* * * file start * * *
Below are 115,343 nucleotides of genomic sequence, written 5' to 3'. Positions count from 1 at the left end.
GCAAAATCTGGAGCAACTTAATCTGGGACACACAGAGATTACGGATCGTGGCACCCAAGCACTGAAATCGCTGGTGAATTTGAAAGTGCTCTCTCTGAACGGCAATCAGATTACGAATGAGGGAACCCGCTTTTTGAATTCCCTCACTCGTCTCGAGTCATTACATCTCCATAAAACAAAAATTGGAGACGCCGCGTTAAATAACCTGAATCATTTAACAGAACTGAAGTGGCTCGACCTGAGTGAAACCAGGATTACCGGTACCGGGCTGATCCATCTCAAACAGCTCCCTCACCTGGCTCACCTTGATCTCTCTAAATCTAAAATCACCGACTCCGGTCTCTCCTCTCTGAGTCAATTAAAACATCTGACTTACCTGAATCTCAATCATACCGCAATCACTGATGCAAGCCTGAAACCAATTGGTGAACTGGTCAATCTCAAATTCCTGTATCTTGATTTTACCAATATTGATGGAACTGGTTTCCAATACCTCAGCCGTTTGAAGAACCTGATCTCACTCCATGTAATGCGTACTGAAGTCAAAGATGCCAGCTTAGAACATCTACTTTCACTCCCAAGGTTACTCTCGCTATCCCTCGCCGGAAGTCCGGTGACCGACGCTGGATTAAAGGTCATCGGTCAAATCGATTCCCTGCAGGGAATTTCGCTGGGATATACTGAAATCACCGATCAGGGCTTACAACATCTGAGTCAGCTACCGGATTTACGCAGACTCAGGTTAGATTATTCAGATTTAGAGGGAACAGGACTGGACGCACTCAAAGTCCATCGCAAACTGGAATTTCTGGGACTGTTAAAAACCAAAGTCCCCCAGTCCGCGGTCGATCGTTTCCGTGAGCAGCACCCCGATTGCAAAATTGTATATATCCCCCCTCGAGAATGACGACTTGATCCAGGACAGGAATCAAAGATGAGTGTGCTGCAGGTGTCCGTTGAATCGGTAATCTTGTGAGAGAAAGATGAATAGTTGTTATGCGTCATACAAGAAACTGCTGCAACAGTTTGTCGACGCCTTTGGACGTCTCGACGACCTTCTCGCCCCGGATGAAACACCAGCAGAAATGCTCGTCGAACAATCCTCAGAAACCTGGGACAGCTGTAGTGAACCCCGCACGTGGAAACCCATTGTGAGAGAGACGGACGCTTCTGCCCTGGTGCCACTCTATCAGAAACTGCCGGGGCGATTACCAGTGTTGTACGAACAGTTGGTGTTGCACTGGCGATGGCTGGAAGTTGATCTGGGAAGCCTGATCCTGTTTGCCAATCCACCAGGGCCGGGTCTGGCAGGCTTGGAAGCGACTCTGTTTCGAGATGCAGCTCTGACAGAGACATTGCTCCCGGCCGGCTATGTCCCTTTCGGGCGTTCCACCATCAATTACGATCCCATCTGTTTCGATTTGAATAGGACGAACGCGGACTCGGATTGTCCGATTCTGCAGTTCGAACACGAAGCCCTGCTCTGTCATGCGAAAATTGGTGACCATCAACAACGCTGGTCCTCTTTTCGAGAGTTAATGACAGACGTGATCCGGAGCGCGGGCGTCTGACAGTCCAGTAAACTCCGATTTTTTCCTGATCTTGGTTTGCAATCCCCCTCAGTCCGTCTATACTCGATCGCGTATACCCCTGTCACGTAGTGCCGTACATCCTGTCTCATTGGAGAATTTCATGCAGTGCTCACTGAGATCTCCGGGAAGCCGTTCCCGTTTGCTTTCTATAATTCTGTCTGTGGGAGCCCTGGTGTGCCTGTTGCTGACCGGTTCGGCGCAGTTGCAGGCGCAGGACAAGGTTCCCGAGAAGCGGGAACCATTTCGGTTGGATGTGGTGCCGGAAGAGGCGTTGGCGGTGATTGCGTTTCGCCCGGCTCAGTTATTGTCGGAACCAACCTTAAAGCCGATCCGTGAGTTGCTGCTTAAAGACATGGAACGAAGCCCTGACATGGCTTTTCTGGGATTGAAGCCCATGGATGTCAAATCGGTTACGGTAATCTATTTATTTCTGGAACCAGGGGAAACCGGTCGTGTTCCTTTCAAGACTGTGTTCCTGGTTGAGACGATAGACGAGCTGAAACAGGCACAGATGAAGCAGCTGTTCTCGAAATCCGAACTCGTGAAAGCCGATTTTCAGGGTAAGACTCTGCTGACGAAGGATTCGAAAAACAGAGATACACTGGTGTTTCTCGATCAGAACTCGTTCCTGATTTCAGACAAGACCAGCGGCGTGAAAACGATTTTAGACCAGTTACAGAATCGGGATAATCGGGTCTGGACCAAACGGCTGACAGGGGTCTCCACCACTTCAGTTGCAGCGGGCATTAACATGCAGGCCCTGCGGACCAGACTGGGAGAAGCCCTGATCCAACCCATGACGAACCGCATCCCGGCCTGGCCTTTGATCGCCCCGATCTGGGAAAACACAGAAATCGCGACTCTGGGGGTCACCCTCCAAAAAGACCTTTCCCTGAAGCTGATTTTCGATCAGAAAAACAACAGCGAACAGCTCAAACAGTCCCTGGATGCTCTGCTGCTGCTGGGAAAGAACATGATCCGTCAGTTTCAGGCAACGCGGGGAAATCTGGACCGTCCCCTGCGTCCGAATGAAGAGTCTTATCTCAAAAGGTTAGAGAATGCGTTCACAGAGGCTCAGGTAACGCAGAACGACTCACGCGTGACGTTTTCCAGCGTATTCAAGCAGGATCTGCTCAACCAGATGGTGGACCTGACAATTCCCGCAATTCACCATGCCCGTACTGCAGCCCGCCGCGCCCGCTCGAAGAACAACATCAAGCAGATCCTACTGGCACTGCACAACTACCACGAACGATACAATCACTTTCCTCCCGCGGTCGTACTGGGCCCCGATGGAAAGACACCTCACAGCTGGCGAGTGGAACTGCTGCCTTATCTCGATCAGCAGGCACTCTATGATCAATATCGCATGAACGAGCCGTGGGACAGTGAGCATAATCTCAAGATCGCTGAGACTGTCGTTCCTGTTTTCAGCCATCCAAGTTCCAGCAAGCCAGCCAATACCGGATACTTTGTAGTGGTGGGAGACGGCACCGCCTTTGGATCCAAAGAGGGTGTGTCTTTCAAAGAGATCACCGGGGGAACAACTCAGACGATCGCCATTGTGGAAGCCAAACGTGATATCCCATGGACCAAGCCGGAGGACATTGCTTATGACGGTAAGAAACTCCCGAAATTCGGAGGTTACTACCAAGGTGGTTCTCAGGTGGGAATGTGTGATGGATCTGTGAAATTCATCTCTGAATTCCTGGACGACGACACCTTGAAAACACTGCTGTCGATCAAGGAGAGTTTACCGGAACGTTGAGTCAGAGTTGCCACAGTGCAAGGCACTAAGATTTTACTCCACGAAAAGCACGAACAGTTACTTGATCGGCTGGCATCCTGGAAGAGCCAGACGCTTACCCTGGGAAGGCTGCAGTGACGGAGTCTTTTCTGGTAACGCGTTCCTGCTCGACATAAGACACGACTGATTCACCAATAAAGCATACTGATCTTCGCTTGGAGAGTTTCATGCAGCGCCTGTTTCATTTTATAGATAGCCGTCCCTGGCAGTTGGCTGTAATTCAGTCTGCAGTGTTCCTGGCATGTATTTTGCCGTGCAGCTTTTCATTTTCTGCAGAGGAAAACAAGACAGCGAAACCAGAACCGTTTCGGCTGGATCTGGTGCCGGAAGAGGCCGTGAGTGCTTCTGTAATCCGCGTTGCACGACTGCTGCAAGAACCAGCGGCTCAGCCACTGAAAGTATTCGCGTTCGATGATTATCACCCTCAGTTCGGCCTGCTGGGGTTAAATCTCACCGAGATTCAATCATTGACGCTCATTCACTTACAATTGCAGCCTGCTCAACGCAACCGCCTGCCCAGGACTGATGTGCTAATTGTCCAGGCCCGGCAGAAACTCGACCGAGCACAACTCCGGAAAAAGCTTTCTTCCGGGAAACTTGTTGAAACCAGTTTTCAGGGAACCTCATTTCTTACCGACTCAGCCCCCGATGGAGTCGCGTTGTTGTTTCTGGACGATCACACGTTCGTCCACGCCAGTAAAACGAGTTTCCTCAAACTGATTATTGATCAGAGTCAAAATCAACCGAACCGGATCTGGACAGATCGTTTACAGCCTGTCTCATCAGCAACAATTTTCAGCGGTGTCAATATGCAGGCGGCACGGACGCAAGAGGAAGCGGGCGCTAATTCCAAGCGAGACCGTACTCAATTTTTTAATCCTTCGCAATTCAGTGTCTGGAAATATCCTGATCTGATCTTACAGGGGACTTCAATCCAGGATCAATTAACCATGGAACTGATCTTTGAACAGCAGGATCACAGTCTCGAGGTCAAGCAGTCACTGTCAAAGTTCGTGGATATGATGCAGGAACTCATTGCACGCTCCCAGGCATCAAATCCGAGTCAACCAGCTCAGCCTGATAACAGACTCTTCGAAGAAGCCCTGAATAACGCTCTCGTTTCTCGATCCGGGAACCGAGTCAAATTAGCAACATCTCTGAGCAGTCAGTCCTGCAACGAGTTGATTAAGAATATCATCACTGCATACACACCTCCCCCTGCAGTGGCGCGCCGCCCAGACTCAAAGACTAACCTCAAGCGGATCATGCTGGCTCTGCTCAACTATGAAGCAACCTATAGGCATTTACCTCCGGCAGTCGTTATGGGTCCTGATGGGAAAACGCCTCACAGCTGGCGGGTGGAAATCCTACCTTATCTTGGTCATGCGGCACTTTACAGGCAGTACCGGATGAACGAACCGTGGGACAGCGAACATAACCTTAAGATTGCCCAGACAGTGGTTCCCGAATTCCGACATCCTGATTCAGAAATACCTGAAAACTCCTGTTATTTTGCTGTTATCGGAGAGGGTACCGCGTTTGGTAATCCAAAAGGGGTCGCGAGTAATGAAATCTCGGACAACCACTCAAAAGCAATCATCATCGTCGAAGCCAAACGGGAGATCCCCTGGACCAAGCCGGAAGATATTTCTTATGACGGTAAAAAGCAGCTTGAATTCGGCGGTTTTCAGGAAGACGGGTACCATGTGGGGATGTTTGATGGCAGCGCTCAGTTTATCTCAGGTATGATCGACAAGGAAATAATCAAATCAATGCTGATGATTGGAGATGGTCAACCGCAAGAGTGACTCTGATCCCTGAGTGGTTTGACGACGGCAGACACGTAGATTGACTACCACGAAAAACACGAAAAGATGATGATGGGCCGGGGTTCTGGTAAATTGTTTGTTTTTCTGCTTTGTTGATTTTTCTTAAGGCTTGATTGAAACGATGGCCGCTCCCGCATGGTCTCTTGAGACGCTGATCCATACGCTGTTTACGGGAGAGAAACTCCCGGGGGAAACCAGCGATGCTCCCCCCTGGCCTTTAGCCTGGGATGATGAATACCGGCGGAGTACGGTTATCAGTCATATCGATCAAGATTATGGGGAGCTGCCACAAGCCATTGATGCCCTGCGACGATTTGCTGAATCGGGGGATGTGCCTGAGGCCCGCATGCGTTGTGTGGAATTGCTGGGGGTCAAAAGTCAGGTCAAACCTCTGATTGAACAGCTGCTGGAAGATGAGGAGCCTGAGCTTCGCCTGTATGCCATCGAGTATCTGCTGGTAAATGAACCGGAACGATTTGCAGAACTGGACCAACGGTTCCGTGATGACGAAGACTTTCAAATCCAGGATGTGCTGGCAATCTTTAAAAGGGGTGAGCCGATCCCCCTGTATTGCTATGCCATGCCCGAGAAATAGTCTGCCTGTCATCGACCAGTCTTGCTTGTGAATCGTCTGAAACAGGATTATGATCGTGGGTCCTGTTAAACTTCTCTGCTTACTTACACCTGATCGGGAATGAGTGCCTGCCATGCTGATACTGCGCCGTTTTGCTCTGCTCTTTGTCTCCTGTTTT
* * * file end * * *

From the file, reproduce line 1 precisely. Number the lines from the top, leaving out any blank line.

Below are 115,343 nucleotides of genomic sequence, written 5' to 3'. Positions count from 1 at the left end.